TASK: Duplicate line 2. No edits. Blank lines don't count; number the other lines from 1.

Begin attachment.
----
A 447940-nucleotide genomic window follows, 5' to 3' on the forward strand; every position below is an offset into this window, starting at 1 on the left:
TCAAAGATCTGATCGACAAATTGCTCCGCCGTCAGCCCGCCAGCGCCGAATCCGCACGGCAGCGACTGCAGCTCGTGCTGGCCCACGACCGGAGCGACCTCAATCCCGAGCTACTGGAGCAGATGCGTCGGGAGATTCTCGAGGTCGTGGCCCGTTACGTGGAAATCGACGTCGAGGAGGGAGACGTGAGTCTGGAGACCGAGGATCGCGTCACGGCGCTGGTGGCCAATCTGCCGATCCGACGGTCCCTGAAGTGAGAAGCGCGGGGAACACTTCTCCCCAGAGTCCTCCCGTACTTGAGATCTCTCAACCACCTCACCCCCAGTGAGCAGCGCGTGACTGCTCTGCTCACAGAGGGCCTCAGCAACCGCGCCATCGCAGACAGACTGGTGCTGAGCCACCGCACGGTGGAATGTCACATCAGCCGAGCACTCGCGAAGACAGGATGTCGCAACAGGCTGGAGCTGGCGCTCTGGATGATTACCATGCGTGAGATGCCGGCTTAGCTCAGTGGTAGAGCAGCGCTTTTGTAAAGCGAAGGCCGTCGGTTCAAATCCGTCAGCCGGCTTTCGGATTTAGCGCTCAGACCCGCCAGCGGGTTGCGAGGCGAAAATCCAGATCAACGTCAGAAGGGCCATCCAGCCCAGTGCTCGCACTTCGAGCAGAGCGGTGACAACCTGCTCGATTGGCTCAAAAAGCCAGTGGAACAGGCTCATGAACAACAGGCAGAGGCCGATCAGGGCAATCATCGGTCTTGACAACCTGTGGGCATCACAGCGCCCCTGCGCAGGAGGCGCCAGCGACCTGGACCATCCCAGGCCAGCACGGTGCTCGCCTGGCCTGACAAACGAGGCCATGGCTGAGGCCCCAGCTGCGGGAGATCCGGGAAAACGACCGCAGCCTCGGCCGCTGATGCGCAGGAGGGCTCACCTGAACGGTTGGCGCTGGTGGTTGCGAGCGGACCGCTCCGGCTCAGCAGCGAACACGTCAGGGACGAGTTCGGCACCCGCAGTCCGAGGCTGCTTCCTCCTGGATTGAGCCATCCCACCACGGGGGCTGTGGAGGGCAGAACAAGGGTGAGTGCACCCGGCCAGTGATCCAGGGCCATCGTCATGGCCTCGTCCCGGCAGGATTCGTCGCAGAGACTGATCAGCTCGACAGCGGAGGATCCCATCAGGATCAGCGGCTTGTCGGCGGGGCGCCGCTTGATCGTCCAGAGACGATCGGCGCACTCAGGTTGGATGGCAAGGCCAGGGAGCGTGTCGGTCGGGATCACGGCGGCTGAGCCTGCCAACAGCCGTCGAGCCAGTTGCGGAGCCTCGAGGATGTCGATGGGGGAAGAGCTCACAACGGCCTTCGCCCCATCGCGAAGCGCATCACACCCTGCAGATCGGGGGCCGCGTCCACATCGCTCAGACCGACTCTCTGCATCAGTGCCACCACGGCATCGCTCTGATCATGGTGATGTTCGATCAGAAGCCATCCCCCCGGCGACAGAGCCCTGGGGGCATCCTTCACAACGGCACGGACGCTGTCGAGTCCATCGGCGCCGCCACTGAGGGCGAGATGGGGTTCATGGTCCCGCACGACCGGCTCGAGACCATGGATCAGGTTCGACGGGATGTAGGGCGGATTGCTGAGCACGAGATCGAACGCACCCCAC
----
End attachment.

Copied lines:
TCAAAGATCTGATCGACAAATTGCTCCGCCGTCAGCCCGCCAGCGCCGAATCCGCACGGCAGCGACTGCAGCTCGTGCTGGCCCACGACCGGAGCGACCTCAATCCCGAGCTACTGGAGCAGATGCGTCGGGAGATTCTCGAGGTCGTGGCCCGTTACGTGGAAATCGACGTCGAGGAGGGAGACGTGAGTCTGGAGACCGAGGATCGCGTCACGGCGCTGGTGGCCAATCTGCCGATCCGACGGTCCCTGAAGTGAGAAGCGCGGGGAACACTTCTCCCCAGAGTCCTCCCGTACTTGAGATCTCTCAACCACCTCACCCCCAGTGAGCAGCGCGTGACTGCTCTGCTCACAGAGGGCCTCAGCAACCGCGCCATCGCAGACAGACTGGTGCTGAGCCACCGCACGGTGGAATGTCACATCAGCCGAGCACTCGCGAAGACAGGATGTCGCAACAGGCTGGAGCTGGCGCTCTGGATGATTACCATGCGTGAGATGCCGGCTTAGCTCAGTGGTAGAGCAGCGCTTTTGTAAAGCGAAGGCCGTCGGTTCAAATCCGTCAGCCGGCTTTCGGATTTAGCGCTCAGACCCGCCAGCGGGTTGCGAGGCGAAAATCCAGATCAACGTCAGAAGGGCCATCCAGCCCAGTGCTCGCACTTCGAGCAGAGCGGTGACAACCTGCTCGATTGGCTCAAAAAGCCAGTGGAACAGGCTCATGAACAACAGGCAGAGGCCGATCAGGGCAATCATCGGTCTTGACAACCTGTGGGCATCACAGCGCCCCTGCGCAGGAGGCGCCAGCGACCTGGACCATCCCAGGCCAGCACGGTGCTCGCCTGGCCTGACAAACGAGGCCATGGCTGAGGCCCCAGCTGCGGGAGATCCGGGAAAACGACCGCAGCCTCGGCCGCTGATGCGCAGGAGGGCTCACCTGAACGGTTGGCGCTGGTGGTTGCGAGCGGACCGCTCCGGCTCAGCAGCGAACACGTCAGGGACGAGTTCGGCACCCGCAGTCCGAGGCTGCTTCCTCCTGGATTGAGCCATCCCACCACGGGGGCTGTGGAGGGCAGAACAAGGGTGAGTGCACCCGGCCAGTGATCCAGGGCCATCGTCATGGCCTCGTCCCGGCAGGATTCGTCGCAGAGACTGATCAGCTCGACAGCGGAGGATCCCATCAGGATCAGCGGCTTGTCGGCGGGGCGCCGCTTGATCGTCCAGAGACGATCGGCGCACTCAGGTTGGATGGCAAGGCCAGGGAGCGTGTCGGTCGGGATCACGGCGGCTGAGCCTGCCAACAGCCGTCGAGCCAGTTGCGGAGCCTCGAGGATGTCGATGGGGGAAGAGCTCACAACGGCCTTCGCCCCATCGCGAAGCGCATCACACCCTGCAGATCGGGGGCCGCGTCCACATCGCTCAGACCGACTCTCTGCATCAGTGCCACCACGGCATCGCTCTGATCATGGTGATGTTCGATCAGAAGCCATCCCCCCGGCGACAGAGCCCTGGGGGCATCCTTCACAACGGCACGGACGCTGTCGAGTCCATCGGCGCCGCCACTGAGGGCGAGATGGGGTTCATGGTCCCGCACGACCGGCTCGAGACCATGGATCAGGTTCGACGGGATGTAGGGCGGATTGCTGAGCACGAGATCGAACGCACCCCAC